Poland’s secure risk profile is still justified, according to economists and other country-risk experts taking part in Euromoney’s Country Risk Survey. With the sovereign holding steady this year in ECR’s global rankings, and on a longer-term upward trend, its credit ratings should be adjusted upwards.
In contrast to the uncertainties still affecting many eurozone member states, Poland has seen its score improve to 66.5 out of a possible 100 points in Q3 2013 – 1.7 points above its low-point during Q4 2012.
The country’s resilience to external risk highlights that the Czech Republic and Slovakia are not the only sovereigns that offer investment-grade security across Central and Eastern Europe.
An improving economic situation in the second half of 2013 has seen scores for three of Poland’s five survey economic indicators – the economic-GNP outlook, monetary policy/currency stability and employment/unemployment – improve during the past 12 months to offset deterioration in government finances.
Contracting domestic demand has weakened the spectacular growth rates averaging more than 4% for the past two decades, forcing the general government gross deficit (EU definition) close to 5% of GDP this year, from 3.9% in 2012.
However, Poland has avoided recession, with real GDP growing by 1.9% last year and an estimated 1.3% in 2013, according to the European Commission (EC), slowing sharply where others have careered downwards.
Plus, the EC’s monthly surveys indicate business confidence has brightened lately, with manufacturers, service-sector firms and even the hard-pressed construction industry reporting improved sentiment levels through to October.
With a trade surplus emerging, the current-account deficit has more than halved to less than 2% of GDP, from more than 4% in 2010/11, inflation has substantially eased and the debt burden, although climbing, is expected to peak at just under the EU’s 60% of GDP ceiling this year, before falling sharply in 2014, mainly in response to a pension reform.
The latter will interrupt the deficit with a one-off surplus next year, owing to a technical transfer of pension assets, but the underlying position will still improve as the structural deficit narrows.
Impervious to a large degree to the eurozone’s travails, Poland has climbed two places in the global rankings this year and no less than 14 since 2010 – an upward trend that has seen this rapidly developing EU member state rise to a position of relative safety within the second of ECR’s five tiered groups, some two points above the EU average (see chart).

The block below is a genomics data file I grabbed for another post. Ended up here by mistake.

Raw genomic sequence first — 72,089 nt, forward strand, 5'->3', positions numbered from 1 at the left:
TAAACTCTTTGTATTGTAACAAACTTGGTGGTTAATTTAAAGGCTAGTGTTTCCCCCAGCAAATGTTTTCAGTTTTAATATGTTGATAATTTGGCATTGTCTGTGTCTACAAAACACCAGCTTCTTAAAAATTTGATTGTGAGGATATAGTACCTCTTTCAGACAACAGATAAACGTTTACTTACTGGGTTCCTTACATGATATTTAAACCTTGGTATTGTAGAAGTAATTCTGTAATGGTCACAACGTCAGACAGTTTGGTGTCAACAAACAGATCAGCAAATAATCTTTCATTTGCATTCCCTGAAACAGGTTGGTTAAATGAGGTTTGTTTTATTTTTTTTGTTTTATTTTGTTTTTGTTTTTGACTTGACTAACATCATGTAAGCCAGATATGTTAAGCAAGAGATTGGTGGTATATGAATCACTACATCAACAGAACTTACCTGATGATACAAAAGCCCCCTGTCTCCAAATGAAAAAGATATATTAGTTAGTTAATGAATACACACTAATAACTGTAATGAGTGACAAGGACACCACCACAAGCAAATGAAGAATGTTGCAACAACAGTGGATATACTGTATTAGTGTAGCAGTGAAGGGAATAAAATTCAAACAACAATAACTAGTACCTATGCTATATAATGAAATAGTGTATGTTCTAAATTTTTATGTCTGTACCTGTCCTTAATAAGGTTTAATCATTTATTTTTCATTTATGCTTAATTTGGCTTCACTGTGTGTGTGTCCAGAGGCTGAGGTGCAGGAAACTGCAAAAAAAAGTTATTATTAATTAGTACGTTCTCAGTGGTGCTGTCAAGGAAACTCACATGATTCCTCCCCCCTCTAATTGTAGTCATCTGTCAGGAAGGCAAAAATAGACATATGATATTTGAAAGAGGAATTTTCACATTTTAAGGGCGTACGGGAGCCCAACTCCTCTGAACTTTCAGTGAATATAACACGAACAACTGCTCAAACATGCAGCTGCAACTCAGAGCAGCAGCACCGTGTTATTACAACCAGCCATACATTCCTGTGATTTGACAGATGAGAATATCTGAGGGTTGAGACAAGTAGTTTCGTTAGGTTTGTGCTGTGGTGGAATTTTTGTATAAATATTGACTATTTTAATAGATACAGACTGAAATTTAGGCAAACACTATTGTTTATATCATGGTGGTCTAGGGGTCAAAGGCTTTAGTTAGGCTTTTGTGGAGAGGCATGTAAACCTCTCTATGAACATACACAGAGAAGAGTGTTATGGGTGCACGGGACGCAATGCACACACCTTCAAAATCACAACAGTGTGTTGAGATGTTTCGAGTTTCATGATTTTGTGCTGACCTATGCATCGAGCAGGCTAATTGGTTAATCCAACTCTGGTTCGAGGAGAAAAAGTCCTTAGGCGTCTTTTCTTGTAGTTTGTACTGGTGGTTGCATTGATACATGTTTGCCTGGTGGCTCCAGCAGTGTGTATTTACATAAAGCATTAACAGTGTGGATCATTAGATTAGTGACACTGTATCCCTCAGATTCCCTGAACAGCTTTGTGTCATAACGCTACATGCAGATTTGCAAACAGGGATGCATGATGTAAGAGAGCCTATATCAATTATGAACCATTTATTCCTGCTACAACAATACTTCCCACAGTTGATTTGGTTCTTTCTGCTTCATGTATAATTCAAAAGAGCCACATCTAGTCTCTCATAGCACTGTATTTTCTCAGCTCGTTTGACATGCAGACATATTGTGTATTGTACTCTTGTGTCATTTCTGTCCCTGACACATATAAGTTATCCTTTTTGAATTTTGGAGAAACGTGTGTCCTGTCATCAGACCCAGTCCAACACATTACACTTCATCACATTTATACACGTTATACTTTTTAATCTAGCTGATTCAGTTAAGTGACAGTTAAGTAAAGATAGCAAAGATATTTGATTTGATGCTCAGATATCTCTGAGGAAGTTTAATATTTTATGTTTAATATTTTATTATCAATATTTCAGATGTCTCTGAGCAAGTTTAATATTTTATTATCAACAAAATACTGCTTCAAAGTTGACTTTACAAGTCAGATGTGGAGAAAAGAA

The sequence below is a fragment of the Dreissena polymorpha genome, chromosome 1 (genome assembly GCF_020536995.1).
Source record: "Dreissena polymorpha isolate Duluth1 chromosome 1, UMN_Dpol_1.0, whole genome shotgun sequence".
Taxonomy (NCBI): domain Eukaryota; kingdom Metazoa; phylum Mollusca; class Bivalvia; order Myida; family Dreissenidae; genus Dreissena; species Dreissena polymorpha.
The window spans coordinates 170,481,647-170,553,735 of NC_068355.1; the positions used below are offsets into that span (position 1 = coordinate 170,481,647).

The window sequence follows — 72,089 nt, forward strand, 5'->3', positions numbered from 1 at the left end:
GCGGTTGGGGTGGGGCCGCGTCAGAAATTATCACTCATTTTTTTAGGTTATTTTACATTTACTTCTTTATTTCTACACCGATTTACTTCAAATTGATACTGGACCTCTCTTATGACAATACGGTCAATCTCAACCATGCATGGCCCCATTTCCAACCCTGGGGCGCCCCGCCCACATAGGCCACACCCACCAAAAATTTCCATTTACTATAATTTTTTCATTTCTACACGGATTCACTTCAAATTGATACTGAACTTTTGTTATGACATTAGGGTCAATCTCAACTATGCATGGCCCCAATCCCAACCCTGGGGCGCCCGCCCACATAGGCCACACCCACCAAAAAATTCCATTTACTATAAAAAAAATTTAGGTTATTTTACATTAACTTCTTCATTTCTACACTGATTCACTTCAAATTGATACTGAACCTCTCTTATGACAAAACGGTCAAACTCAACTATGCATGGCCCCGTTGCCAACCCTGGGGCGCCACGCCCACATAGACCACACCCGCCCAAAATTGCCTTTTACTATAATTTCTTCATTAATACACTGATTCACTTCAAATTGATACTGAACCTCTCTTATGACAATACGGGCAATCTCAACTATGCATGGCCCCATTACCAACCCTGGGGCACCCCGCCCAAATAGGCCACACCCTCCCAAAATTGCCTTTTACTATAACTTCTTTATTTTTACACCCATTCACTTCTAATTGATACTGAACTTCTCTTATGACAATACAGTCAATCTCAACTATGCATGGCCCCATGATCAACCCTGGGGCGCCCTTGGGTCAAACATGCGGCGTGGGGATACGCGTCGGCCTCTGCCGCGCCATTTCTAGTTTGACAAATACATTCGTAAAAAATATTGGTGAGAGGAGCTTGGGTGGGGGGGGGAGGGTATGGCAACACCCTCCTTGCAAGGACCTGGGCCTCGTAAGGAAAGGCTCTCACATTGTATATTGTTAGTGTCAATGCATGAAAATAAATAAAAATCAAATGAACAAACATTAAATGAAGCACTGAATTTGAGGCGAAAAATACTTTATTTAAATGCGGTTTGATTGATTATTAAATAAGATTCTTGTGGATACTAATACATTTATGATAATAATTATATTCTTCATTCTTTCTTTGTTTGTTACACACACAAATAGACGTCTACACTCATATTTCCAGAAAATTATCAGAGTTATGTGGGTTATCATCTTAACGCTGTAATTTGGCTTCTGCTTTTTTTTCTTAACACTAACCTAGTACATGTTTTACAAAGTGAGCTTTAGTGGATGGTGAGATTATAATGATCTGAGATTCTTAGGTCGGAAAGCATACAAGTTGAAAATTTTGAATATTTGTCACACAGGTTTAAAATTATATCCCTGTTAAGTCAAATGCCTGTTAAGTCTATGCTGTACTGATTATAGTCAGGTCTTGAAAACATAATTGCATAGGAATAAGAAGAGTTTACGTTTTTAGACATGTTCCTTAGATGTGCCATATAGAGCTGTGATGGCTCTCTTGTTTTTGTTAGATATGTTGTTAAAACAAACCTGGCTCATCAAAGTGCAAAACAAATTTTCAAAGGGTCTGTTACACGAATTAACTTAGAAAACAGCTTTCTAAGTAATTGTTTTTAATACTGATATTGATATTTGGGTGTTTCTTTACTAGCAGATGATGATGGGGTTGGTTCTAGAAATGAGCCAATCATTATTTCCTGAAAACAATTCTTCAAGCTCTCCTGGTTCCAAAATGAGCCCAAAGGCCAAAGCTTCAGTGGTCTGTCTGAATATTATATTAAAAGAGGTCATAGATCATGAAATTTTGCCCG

According to ECR expert Piotr Kalisz, chief economist at Citi Handlowy: “Although Poland has gone through a substantial slowdown in recent quarters, it managed to avoid recession and its near-term growth prospects seem quite favourable.
“Apart from the cyclical recovery, domestic demand should be fuelled by a relatively more supportive fiscal policy, as changes in the pension system will create some fiscal space. As such, the Polish economy can grow [in real terms] by slightly more than 3% in 2014.”
It is a favourable outlook shared by other ECR experts, including ABN Amro’s senior economist Arjen van Dijkhuizen, who states in his latest research report: “Poland is well-positioned to weather potential market turmoil.”
Malgorzata Szalucka, assistant professor at Nicolaus Copernicus University, adds: “Changes in the Polish government were the centre of attention this week. However they did not cause a significant reaction on financial markets, despite a new minister of finance. Changes in the Polish government are perceived as a refreshment of image.”
With the country now safer than South Korea (still falling in ECR’s survey), and sandwiched between Malta (above) and Israel (below) – both of which are rated A by Fitch – Poland’s stable A- ratings (or A2 equivalent according to Moody’s) seem lower than is justified by its ECR score, particularly in light of Poland’s tightened CDS spreads this year in line with Slovakia (see chart).
A comparison of Poland’s economic and political-risk indicator scores in the chart (below) show very few negative characteristics compared with Malta, but with Poland’s risk profile buttressed by its perceived bank-stability strengths and more favourable economic-GNP outlook.
The latter indicator is also stronger when compared with Israel, although Polish safety is otherwise more skewed towards its political-risk advantages, notably in terms of its institutions and government stability.
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